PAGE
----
That night, that game, had such a surreal 'feel' to it. As Tyree caught the ball against his head, as Manning threw that final touchdown pass, the night started to spin for this Patriots fan. I started looking for the exit as fast as I could, only to walk into two of the group of Cowboys fans. They started teasing me and I 'lost the head' as we say here in Ireland, screaming expletive laden abuse at them, to the point where a hotel staff member had to ask me to leave. As I slipped out into the inky black Mexican night, I heard one of the Cowboys fans mumble in an injured tone, 'Man, what's his problem, it's only a game!'

See that's the thing, it wasn't only a game. It was decades of watching an awful team turn into a great team, turn into a dynasty team, and watching as that team slowly became hated by so many. It was watching the incredible '07/'08 run come to a crashing halt against a mediocre team that hit the right note at the right time. It was having to listen to Dallas Cowboy fans rooting for a team they would hate 364 days of the year.

Now, at this stage, that hatred has simply become part and parcel of being a Patriots fans. People, like those imbecilic Cowboys fans that night in Mexico, love taking shots at them. That's just how it is. It means nothing to them that ten, fifteen years ago Patriots fans were wondering if they would ever come close to touching success, even for a day. We imagined a sneaky Superbowl success which we would have gladly taken. Then came the three championships, and everything changed.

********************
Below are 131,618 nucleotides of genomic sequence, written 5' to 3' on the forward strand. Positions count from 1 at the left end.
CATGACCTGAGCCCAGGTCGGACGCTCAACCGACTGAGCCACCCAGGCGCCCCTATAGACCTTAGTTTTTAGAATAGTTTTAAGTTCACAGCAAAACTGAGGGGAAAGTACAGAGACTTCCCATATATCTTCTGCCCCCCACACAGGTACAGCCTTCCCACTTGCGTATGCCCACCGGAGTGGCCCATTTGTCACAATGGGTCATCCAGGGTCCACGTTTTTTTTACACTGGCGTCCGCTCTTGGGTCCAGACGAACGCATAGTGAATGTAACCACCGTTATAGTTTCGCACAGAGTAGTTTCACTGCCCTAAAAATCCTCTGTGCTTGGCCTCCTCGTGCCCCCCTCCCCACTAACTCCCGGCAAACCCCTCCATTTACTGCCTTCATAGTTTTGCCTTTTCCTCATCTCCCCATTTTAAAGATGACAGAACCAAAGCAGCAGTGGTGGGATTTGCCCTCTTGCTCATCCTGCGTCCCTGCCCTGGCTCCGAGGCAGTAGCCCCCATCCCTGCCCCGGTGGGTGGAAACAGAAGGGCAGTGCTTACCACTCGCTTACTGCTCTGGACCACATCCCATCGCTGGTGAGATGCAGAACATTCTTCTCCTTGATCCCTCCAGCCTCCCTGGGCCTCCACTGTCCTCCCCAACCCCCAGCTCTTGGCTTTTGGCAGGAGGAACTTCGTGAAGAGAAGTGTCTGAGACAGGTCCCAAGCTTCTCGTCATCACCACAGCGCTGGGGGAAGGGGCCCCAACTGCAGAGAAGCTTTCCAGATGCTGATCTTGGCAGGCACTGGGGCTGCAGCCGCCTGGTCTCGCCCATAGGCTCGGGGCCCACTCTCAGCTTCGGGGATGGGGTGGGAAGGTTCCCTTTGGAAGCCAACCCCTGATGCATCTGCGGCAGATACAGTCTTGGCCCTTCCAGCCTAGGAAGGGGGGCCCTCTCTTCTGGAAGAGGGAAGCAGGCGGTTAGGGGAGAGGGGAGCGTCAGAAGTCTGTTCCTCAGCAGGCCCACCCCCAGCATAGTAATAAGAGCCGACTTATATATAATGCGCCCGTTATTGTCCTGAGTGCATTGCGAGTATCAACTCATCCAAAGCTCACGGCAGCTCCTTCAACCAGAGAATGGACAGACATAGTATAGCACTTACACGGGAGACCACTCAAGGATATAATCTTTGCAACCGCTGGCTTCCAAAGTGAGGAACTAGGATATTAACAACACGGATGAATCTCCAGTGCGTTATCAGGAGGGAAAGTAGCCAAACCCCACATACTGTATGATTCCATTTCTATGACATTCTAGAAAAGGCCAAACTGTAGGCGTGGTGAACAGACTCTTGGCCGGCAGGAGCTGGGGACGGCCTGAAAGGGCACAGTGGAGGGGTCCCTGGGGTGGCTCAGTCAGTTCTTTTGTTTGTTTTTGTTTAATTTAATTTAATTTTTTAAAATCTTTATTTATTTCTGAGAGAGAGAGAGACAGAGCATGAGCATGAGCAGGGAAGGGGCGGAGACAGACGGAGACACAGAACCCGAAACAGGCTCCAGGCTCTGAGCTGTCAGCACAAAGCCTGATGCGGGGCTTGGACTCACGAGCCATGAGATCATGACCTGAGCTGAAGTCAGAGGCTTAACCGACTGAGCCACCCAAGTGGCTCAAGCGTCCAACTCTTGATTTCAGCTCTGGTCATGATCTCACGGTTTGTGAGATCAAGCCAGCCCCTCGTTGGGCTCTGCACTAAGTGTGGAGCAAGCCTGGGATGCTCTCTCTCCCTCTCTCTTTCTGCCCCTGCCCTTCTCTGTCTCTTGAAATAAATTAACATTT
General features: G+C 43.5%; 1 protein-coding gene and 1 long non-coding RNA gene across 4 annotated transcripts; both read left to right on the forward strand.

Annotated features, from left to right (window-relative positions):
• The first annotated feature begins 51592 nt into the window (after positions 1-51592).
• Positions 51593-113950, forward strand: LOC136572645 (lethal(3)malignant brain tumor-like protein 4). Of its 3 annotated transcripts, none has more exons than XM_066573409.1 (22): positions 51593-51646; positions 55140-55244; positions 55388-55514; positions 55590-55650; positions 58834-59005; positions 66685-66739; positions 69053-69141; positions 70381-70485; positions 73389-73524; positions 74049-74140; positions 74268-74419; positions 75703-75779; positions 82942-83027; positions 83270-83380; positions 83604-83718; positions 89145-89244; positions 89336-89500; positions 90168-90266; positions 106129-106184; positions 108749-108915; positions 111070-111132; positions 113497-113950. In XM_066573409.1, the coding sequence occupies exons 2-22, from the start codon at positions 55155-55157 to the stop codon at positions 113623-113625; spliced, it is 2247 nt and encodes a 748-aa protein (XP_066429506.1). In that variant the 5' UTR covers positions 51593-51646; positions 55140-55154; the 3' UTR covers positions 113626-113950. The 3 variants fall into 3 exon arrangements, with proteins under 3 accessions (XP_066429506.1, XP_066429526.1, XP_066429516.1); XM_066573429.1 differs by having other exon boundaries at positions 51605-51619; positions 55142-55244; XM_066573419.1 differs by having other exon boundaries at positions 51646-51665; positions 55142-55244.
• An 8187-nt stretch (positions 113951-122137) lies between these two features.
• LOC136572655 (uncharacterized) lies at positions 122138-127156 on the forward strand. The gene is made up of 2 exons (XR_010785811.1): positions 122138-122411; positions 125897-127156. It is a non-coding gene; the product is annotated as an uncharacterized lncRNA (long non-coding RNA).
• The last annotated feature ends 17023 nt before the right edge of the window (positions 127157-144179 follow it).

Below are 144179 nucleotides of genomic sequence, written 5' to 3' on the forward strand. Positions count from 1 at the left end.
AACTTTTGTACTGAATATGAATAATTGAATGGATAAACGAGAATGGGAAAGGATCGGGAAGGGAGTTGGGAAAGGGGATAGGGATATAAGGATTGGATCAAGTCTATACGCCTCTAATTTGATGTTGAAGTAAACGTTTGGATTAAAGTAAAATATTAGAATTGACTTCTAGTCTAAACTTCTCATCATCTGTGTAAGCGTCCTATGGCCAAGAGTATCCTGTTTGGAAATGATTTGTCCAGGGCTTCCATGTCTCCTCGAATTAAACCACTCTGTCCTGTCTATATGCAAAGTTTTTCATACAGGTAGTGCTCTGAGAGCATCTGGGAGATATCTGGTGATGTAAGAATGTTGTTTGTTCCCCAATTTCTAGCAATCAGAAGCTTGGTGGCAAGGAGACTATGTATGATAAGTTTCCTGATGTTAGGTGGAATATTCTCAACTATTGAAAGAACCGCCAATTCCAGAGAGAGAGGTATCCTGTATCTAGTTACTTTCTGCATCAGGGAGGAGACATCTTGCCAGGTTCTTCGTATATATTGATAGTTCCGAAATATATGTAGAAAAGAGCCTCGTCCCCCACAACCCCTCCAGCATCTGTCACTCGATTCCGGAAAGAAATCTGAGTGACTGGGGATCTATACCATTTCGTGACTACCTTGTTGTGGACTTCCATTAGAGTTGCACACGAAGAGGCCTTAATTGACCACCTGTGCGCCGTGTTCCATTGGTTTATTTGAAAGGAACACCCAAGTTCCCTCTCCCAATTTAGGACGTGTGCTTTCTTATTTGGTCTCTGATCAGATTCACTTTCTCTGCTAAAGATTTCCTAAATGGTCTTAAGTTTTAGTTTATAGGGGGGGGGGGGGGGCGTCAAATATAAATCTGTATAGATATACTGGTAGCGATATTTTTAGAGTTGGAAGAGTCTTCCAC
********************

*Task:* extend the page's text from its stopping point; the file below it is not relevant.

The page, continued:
Maybe it had to happen though. Maybe that loss, that night, followed by Brady getting injured in 2008, followed by a major house cleaning of defensive veterans, maybe all that had to happen so we could reach this point, and, basically, start again.

On a longer time frame, for a long term fan, it kind of feels like the Patriots are starting over.

Now, more so than ever, the Patriots stand at an unusual cross-roads. And for that reason most of all, amongst the dozens of others, this NFL season is going to be absolutely fascinating.


The Kav said…
Dude, this is one of the best articles I've ever read about loving any one team. For a nation of English football fans, we have very few really dedicated followers of American Football.
I've been a Patriots fan since I first saw Bledsoe play at a very young age. His ability transcended sport itself. Even long after Brady was the name on everyone's lips, The Natural was the poster on my wall.
Thanks for a great piece of writing.
And yes, Brady has a lot of class for a Cali boy.
Cormac said…
Thank you kindly, nice feedback to get! Appreciate that. C.